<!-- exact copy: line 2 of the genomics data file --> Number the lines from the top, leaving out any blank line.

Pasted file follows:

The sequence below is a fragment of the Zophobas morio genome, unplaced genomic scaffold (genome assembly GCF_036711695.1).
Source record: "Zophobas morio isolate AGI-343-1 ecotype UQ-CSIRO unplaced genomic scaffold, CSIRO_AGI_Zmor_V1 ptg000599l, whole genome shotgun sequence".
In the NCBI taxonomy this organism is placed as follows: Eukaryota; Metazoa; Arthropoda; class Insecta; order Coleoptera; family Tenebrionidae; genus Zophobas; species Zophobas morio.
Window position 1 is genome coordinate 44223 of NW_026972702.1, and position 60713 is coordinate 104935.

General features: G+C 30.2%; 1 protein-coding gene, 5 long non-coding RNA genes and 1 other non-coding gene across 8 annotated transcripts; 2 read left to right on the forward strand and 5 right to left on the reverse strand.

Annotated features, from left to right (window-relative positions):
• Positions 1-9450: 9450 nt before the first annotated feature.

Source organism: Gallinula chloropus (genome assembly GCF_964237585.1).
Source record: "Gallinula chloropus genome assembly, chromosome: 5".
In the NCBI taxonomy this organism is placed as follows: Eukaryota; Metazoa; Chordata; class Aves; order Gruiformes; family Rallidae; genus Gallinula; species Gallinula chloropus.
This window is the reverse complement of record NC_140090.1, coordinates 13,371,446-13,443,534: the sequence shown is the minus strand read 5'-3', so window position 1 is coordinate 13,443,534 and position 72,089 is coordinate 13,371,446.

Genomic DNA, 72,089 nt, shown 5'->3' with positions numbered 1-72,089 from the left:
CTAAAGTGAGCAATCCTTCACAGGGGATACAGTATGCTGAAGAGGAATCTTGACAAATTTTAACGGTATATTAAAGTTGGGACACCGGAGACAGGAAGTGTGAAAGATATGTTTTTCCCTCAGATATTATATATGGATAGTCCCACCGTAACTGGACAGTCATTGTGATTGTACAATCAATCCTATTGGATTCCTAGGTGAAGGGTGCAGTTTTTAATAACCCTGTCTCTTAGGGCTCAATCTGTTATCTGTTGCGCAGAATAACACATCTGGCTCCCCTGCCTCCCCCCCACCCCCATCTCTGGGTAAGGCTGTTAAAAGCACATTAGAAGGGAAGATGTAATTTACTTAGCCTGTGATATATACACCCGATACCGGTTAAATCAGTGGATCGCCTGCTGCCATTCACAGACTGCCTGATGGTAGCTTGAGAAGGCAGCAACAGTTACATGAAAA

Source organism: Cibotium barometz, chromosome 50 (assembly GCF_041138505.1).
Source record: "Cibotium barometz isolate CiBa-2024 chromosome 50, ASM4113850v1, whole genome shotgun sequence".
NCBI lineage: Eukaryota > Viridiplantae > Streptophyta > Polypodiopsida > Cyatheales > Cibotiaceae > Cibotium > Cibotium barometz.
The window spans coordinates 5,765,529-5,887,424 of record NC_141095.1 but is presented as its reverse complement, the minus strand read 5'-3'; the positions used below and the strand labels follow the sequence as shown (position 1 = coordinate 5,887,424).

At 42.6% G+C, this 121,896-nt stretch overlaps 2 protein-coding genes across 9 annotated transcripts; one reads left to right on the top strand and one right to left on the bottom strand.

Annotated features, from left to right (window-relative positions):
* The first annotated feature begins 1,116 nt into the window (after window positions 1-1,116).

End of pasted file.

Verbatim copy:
Source record: "Zophobas morio isolate AGI-343-1 ecotype UQ-CSIRO unplaced genomic scaffold, CSIRO_AGI_Zmor_V1 ptg000599l, whole genome shotgun sequence".